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Migration as a consequence of land, food and water scarcity (Clingendael Institute review)

In the first months of 2018 three studies recently published by the World Bank (WB),the Food and Agricultural Organisation (FAO) and the Intergovernmental Science-Policy Platform on Biodiversity and Ecosystem Services (IPBES) prominently addressed the link between degradation of land, water stress and higher food prices with migration. Whereas academic debate on the contribution of climate change and other environmental stresses to migration is ongoing[1], international organisations published comprehensive reports underlining the need to act now. The FAO and WB shied away from the more politically sensitive issue of irregular migration from Africa to Europe. Neither do the reports quantify to what extent interventions in the sphere of land, food and water could play a role in preventing migration and influence decisions to return.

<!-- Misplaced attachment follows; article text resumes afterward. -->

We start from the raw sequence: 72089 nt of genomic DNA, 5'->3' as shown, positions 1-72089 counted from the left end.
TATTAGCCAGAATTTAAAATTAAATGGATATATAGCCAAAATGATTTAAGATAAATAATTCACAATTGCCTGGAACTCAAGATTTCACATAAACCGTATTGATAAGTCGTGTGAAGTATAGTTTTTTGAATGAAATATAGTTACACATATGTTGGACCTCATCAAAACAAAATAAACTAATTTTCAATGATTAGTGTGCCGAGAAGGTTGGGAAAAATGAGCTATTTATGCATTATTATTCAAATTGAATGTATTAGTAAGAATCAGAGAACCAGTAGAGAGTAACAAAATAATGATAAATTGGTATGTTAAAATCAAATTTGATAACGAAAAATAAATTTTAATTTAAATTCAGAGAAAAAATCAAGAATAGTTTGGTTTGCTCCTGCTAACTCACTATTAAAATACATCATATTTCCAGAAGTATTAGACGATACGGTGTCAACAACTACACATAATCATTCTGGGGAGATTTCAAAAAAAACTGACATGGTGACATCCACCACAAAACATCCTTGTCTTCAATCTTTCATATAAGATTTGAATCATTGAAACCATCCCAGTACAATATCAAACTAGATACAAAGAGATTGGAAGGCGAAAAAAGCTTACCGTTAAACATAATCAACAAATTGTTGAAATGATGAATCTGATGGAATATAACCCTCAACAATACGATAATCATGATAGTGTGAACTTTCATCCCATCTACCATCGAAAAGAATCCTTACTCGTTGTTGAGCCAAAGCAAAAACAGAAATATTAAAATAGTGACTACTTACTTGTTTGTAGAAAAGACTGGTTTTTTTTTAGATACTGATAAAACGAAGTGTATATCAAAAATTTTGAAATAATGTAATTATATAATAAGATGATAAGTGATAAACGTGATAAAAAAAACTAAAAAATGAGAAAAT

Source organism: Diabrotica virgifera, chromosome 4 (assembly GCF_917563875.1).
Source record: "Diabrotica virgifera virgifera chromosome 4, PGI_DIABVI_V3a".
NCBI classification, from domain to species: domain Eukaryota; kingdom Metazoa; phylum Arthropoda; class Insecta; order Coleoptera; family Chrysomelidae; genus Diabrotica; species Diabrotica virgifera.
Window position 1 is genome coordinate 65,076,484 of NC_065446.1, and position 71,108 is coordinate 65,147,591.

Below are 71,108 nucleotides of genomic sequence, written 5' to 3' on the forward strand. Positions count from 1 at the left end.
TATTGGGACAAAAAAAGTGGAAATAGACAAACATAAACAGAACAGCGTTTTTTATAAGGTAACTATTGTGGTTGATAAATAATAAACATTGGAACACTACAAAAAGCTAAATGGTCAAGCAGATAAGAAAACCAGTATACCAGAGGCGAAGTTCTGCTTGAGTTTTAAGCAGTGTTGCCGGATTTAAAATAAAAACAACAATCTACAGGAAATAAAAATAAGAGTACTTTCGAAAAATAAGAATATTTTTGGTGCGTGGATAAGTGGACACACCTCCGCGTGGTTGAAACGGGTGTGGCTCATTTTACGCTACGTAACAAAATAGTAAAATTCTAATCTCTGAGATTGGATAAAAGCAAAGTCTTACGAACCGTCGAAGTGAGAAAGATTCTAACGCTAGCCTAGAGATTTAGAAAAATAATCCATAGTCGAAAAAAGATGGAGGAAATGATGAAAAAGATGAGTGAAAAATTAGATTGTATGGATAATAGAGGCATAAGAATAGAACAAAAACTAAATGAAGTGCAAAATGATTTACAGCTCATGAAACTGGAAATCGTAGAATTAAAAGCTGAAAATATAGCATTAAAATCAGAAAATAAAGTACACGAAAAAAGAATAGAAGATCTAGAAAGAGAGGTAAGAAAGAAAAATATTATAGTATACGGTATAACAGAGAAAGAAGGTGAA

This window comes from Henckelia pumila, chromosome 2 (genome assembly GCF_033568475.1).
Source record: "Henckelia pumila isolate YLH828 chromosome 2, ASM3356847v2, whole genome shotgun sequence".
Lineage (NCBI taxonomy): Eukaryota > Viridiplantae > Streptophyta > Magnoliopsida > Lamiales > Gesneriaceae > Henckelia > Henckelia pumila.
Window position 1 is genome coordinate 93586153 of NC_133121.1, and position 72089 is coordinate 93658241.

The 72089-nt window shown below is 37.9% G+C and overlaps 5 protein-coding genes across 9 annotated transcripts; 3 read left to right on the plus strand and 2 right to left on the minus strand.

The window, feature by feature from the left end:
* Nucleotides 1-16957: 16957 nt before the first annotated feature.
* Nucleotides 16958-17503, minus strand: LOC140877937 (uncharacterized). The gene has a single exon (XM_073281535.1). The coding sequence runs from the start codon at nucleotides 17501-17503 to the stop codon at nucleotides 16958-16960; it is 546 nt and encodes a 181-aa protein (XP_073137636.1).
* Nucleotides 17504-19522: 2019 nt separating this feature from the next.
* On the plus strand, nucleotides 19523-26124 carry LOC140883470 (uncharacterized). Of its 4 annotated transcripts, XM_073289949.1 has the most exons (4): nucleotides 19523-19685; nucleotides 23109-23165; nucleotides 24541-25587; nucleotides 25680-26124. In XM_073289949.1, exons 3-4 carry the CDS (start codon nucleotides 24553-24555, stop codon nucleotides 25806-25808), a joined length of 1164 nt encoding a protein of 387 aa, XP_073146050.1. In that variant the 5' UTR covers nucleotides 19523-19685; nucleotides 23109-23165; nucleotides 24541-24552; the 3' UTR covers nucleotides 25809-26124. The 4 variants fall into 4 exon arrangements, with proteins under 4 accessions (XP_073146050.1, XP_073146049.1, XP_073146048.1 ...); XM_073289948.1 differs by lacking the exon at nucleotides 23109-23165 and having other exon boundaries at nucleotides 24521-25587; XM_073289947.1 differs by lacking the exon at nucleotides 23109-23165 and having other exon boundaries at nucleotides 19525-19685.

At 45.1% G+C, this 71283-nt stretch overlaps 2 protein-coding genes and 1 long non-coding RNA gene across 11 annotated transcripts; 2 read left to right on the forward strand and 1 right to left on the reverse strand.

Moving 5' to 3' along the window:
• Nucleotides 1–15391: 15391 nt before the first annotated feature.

This Alert reviews these studies, points to their commonalities and differences, the methods used and policy recommendations made. 

World Bank (2018): Groundswell: Preparing for Internal Climate Migration. Rigaud, Kanta Kumari; de Sherbinin, Alex; Jones, Bryan; Bergmann, Jonas; Clement,Viviane; Ober, Kayly; Schewe, Jacob; Adamo, Susana; McCusker, Brent; Heuser, Silke; Midgley, Amelia. World Bank, Washington, DC, United States.

IPBES (2018): Summary for policymakers of the thematic assessment report on land degradation and restoration of the Intergovernmental Science-Policy Platform on Biodiversity and Ecosystem Services. R. Scholes, L. Montanarella, A. Brainich, N. Barger, B. ten Brink, M. Cantele, B. Erasmus, J. Fisher, T. Gardner, T. G. Holland, F. Kohler, J. S. Kotiaho, G. Von Maltitz, G. Nangendo, R. Pandit, J. Parrotta, M. D. Potts, S. Prince, M. Sankaran and L. Willemen (eds.). IPBES secretariat, Bonn, Germany.

FAO (2018): Water stress and human migration: a global, georeferenced review of empirical research, in Land & Water  Discussion Paper 11. D. J. Wrathall, J. Van Den Hoek, A. Walters and A. Devenish. Oregon State University, Rome, Italy.

About the Clingendael Institute
Clingendael – the Netherlands Institute of International Relations – is a leading think tank and academy on international affairs. Through our analyses, training and public debate we aim to inspire and equip governments, businesses, and civil society in order to contribute to a secure, sustainable and just world.